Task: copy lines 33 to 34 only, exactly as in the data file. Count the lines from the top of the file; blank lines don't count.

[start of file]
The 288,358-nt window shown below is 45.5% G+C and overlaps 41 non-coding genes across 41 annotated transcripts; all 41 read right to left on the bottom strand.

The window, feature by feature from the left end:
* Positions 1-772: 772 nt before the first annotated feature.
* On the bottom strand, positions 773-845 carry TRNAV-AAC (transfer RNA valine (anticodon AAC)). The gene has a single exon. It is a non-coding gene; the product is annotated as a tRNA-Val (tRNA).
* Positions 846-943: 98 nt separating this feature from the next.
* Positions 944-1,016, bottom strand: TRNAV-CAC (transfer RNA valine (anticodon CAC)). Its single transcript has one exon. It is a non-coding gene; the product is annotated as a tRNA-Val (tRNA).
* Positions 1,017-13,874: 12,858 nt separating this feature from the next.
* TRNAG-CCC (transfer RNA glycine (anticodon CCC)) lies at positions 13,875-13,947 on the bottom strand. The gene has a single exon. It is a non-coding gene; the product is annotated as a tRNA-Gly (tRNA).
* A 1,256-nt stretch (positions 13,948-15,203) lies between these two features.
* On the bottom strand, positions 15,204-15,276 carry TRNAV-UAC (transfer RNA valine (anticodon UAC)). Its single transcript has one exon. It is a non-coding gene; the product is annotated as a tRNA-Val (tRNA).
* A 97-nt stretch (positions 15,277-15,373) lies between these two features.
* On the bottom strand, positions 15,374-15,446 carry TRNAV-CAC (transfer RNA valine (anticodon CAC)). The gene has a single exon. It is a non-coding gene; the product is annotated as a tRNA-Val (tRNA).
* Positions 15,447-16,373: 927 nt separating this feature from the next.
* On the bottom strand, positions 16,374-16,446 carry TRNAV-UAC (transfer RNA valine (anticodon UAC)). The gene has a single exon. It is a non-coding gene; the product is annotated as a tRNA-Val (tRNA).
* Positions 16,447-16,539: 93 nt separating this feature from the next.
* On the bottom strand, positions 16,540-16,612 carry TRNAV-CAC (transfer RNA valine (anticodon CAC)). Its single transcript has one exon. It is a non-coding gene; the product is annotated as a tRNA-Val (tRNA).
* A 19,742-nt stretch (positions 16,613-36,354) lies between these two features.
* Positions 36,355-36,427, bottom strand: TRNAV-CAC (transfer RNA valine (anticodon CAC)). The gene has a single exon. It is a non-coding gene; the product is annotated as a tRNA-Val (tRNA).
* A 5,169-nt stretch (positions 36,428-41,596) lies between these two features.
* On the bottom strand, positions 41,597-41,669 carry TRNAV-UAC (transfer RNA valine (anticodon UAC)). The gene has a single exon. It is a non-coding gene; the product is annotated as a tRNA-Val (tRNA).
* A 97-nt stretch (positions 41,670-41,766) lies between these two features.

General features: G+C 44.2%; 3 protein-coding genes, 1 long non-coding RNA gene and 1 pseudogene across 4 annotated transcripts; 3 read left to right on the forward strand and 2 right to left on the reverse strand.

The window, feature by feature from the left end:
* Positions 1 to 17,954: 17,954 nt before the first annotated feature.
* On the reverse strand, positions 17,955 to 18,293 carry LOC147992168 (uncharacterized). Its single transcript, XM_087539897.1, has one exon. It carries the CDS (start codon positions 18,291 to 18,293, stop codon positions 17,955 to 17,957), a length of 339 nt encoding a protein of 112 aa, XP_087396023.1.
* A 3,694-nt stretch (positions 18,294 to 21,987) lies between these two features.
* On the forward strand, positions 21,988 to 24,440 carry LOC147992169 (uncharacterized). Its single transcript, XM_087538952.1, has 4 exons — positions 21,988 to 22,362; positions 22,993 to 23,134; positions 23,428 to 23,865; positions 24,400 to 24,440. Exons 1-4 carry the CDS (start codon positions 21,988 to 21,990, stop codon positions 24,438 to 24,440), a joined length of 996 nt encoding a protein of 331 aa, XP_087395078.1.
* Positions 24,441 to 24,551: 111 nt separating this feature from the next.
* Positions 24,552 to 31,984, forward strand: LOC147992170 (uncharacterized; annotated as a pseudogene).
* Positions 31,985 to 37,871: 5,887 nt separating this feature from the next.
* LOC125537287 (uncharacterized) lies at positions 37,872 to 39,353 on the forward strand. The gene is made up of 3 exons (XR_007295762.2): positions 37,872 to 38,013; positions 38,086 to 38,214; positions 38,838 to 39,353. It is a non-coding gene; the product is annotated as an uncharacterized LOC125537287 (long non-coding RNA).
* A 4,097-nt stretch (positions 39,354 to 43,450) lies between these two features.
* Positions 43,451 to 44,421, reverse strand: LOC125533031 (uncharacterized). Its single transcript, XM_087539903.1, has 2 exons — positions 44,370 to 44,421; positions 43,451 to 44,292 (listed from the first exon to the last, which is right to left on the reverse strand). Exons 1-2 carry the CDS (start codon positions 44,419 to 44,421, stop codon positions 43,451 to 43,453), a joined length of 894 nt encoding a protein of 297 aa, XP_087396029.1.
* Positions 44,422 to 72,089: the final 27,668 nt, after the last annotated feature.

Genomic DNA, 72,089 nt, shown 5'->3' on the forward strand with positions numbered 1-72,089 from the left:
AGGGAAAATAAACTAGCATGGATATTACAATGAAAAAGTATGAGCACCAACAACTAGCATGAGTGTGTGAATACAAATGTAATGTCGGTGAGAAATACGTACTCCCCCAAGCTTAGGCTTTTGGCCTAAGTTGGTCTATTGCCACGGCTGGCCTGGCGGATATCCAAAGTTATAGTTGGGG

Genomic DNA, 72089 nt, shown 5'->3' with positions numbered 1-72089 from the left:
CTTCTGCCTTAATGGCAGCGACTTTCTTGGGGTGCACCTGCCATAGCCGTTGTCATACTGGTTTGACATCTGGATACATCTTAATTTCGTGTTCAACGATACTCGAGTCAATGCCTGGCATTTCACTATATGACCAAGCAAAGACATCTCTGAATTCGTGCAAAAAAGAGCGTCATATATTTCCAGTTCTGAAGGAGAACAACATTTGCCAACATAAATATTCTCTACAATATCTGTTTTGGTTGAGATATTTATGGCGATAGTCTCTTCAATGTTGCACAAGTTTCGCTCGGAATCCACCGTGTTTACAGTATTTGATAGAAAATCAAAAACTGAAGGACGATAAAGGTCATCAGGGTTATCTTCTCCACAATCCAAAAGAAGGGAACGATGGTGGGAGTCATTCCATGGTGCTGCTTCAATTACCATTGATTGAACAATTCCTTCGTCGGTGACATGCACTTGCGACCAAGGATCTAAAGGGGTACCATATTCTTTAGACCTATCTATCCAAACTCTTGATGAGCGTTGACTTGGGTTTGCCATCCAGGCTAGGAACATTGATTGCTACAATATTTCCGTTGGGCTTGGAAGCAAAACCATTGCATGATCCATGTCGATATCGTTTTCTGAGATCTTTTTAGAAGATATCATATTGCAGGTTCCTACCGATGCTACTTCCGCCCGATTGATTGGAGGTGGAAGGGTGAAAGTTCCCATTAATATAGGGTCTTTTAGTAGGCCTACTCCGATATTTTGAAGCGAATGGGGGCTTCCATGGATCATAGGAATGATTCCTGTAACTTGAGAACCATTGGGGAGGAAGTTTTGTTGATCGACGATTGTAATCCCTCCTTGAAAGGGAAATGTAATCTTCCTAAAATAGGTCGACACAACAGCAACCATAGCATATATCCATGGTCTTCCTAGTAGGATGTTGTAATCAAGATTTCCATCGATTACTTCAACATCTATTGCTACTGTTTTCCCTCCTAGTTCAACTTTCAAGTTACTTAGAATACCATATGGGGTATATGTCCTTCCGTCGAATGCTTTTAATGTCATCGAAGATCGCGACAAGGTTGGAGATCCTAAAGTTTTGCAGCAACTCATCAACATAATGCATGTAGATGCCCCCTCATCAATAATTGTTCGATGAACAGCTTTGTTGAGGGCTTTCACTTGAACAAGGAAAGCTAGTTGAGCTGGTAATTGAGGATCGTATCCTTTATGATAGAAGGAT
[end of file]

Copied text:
* Positions 43,451 to 44,421, reverse strand: LOC125533031 (uncharacterized). Its single transcript, XM_087539903.1, has 2 exons — positions 44,370 to 44,421; positions 43,451 to 44,292 (listed from the first exon to the last, which is right to left on the reverse strand). Exons 1-2 carry the CDS (start codon positions 44,419 to 44,421, stop codon positions 43,451 to 43,453), a joined length of 894 nt encoding a protein of 297 aa, XP_087396029.1.
* Positions 44,422 to 72,089: the final 27,668 nt, after the last annotated feature.